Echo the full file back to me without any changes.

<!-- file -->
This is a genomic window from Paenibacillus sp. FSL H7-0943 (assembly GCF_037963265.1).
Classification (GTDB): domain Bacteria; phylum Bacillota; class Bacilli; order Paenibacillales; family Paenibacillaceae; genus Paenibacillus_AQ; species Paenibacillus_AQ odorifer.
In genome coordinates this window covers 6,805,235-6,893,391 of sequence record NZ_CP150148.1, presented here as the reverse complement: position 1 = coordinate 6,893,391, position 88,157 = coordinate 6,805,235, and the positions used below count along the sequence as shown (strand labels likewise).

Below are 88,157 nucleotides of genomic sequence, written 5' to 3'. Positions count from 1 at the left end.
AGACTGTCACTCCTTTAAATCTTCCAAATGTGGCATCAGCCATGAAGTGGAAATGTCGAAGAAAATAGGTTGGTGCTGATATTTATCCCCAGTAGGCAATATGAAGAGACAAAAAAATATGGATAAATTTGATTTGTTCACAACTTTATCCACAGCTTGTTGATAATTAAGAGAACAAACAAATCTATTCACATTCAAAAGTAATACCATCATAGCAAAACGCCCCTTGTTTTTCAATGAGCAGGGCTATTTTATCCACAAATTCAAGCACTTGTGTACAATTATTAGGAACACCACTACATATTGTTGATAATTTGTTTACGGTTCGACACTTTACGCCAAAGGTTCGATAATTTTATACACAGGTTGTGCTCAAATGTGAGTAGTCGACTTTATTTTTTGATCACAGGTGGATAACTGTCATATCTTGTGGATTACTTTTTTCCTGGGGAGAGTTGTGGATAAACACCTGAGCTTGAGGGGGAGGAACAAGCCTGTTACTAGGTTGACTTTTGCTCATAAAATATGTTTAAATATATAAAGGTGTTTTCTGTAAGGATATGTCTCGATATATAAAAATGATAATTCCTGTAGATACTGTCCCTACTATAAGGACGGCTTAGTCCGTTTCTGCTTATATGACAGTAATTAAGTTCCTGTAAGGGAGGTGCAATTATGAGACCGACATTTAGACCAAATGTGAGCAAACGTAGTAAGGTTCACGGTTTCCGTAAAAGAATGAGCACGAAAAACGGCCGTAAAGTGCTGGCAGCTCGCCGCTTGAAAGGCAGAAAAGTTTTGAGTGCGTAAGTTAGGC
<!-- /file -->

This is a genomic window from Paenibacillus sp. FSL H7-0943 (assembly GCF_037963265.1).
Classification (GTDB): domain Bacteria; phylum Bacillota; class Bacilli; order Paenibacillales; family Paenibacillaceae; genus Paenibacillus_AQ; species Paenibacillus_AQ odorifer.
In genome coordinates this window covers 6,805,235-6,893,391 of sequence record NZ_CP150148.1, presented here as the reverse complement: position 1 = coordinate 6,893,391, position 88,157 = coordinate 6,805,235, and the positions used below count along the sequence as shown (strand labels likewise).

Below are 88,157 nucleotides of genomic sequence, written 5' to 3'. Positions count from 1 at the left end.
AGACTGTCACTCCTTTAAATCTTCCAAATGTGGCATCAGCCATGAAGTGGAAATGTCGAAGAAAATAGGTTGGTGCTGATATTTATCCCCAGTAGGCAATATGAAGAGACAAAAAAATATGGATAAATTTGATTTGTTCACAACTTTATCCACAGCTTGTTGATAATTAAGAGAACAAACAAATCTATTCACATTCAAAAGTAATACCATCATAGCAAAACGCCCCTTGTTTTTCAATGAGCAGGGCTATTTTATCCACAAATTCAAGCACTTGTGTACAATTATTAGGAACACCACTACATATTGTTGATAATTTGTTTACGGTTCGACACTTTACGCCAAAGGTTCGATAATTTTATACACAGGTTGTGCTCAAATGTGAGTAGTCGACTTTATTTTTTGATCACAGGTGGATAACTGTCATATCTTGTGGATTACTTTTTTCCTGGGGAGAGTTGTGGATAAACACCTGAGCTTGAGGGGGAGGAACAAGCCTGTTACTAGGTTGACTTTTGCTCATAAAATATGTTTAAATATATAAAGGTGTTTTCTGTAAGGATATGTCTCGATATATAAAAATGATAATTCCTGTAGATACTGTCCCTACTATAAGGACGGCTTAGTCCGTTTCTGCTTATATGACAGTAATTAAGTTCCTGTAAGGGAGGTGCAATTATGAGACCGACATTTAGACCAAATGTGAGCAAACGTAGTAAGGTTCACGGTTTCCGTAAAAGAATGAGCACGAAAAACGGCCGTAAAGTGCTGGCAGCTCGCCGCTTGAAAGGCAGAAAAGTTTTGAGTGCGTAAGTTAGGC